PITTSBURGH — Hard by a 230-year-old log house, seven barred rock hens nibble on leaves that Keith Kaiser pokes through a fence. Ox eye sunflower is not their normal feed, but they don’t seem to mind. The Pittsburgh Botanic Garden has lots more growing nearby.
Heirloom chickens and log houses are not common sights at botanical gardens, but they fit right in here.
“This is an educational space,” says Kaiser, the 460-acre public garden’s executive director. “We think about the early settlers and their connection to the plants and the land.”
The botanic garden’s Walker-Ewing-Glass House dates to 1784.
The restored log structure and another nearby in Collier reflect the roles of the Walkers and Ewings in taming this part of western Pennsylvania. In 1772, brothers Gabriel and Isaac Walker migrated from Lancaster County and claimed this land. Both fought in the Revolutionary War and were arrested for their roles in the Whiskey Rebellion in 1794.
Isaac Walker’s daughter married William Ewing and several generations later, Edward Ewing Glass added his name to the house’s pedigree, said Jerry Andres of Findlay, the president and archivist of the Pioneers West Historical Society (www.pioneerswesthistoricalsociety.org.)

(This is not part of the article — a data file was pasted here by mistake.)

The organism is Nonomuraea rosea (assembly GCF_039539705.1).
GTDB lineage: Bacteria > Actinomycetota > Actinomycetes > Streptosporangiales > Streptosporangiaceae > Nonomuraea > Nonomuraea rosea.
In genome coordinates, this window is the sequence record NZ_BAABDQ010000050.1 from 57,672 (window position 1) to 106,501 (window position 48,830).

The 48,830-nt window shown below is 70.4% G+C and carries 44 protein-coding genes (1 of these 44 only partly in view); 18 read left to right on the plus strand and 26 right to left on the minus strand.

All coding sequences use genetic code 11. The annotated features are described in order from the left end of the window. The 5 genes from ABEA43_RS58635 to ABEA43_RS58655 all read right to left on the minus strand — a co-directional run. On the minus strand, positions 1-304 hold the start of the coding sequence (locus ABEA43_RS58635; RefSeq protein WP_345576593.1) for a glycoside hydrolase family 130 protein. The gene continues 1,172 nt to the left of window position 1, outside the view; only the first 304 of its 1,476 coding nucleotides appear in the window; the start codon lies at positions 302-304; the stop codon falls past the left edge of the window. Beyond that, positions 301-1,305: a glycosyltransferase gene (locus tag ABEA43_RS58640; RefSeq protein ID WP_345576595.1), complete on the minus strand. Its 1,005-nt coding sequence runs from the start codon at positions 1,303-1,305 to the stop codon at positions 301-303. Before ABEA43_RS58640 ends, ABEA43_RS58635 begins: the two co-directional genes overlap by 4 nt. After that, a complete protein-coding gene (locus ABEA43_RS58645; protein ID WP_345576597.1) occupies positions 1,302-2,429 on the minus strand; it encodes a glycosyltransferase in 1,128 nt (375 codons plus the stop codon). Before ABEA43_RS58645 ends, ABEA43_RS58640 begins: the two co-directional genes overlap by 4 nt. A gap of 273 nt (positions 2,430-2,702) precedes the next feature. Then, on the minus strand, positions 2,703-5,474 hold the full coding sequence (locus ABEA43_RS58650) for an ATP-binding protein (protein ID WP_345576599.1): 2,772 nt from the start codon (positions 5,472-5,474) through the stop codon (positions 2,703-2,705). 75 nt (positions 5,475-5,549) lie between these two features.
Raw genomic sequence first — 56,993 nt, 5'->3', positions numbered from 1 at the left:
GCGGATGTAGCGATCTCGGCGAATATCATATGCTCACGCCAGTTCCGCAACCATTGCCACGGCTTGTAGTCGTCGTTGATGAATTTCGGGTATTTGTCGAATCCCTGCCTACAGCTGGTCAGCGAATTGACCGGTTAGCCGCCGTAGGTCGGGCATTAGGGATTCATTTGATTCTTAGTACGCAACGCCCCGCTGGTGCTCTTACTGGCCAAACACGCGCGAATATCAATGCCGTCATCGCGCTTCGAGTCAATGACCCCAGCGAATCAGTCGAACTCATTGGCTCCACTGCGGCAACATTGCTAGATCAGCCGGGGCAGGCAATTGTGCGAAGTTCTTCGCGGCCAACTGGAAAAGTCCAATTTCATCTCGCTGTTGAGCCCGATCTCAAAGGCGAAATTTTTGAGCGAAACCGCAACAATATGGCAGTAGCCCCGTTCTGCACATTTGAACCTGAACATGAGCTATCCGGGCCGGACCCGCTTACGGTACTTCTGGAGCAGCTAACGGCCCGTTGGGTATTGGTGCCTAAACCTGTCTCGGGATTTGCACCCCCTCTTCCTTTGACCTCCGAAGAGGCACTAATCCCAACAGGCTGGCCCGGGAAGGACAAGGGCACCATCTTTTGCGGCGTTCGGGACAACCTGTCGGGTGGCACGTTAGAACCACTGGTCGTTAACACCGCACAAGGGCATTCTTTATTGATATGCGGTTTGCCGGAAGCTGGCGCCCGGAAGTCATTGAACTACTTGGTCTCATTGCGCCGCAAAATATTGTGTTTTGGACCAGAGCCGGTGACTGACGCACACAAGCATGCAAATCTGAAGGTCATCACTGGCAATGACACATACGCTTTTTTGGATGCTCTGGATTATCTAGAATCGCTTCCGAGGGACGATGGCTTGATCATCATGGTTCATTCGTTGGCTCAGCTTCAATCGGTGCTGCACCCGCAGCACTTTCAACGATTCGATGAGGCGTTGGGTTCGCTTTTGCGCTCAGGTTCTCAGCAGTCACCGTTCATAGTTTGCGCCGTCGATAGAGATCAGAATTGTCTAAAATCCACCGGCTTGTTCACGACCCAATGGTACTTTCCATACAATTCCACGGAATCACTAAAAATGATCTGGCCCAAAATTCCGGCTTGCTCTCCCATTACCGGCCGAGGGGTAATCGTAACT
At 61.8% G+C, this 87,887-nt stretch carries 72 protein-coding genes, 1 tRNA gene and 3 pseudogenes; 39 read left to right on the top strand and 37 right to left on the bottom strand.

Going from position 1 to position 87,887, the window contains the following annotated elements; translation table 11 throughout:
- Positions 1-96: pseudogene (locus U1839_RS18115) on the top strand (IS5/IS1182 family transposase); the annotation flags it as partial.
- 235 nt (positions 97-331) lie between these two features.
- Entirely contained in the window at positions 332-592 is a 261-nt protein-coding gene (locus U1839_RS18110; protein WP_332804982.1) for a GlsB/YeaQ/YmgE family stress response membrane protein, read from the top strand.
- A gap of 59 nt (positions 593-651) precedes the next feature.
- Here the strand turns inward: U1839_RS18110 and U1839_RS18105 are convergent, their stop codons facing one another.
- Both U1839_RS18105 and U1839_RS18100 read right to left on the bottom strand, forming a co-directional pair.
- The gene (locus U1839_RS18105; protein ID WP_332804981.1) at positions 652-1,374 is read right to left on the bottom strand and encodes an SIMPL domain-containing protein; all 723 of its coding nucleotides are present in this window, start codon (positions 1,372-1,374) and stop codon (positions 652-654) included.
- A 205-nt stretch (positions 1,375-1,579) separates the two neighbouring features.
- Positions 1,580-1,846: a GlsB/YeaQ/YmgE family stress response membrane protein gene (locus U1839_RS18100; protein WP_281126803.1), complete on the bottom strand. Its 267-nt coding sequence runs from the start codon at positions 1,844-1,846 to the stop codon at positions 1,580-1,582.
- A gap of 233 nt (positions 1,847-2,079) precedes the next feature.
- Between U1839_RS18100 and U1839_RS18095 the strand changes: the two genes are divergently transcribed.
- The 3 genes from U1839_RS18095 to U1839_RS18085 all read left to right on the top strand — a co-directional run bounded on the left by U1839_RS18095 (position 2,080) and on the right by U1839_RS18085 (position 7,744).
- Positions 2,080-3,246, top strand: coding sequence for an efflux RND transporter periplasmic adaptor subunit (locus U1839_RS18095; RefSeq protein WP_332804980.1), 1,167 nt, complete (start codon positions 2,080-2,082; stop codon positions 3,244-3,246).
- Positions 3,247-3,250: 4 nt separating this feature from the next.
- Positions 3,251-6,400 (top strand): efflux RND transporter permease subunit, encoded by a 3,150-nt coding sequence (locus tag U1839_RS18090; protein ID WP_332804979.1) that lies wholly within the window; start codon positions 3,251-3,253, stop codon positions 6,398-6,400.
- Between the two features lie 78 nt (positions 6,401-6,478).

The society holds its quarterly meetings in the Walker-Ewing Log House, which is even older than the one in the botanic garden, with construction beginning in 1762 and lasting for 25 years. It will be open for the tour along with the McAdow-McAdams Wilson Log House and the Coventry and Killbuck Lodge log cabins.
In 2013-14, the Pittsburgh Botanic Garden replaced their log house’s roof with cedar shake shingles, repaired the stone steps, refinished and replaced floors and doors and added lighting.
The Walker-Ewing-Glass Log House is the centerpiece of the garden’s Heritage Homestead and staff members give demonstrations in and around its huge stone fireplace and on a replica loom and spinning wheel.
The land around it is also used in educational programs. A stone-enclosed raised bed contains patches of rye, barley, wheat and oats, reflecting crops early settlers would have grown. Scattered around the yard are heirloom apple trees. Cultivars include “York Imperial,” “Yellow Pippin,” “Spitzenburg,” “Summer Rambo” and “Nittany.” Some were commonly grown at Monticello, Thomas Jefferson’s farm in Virginia.
Colorful “chicken tractors” are lined up by the coop, ready for use. When the birds are inside, they feed on grass and insects while also aerating and fertilizing the ground. Handles allow staffers to move the tractors around.
Even the chickens are heirlooms — barred rocks first appeared in the mid-1800s and were prized for their hardiness, gentle dispositions and egg-laying.
“We get a number of eggs each day,” Kaiser said.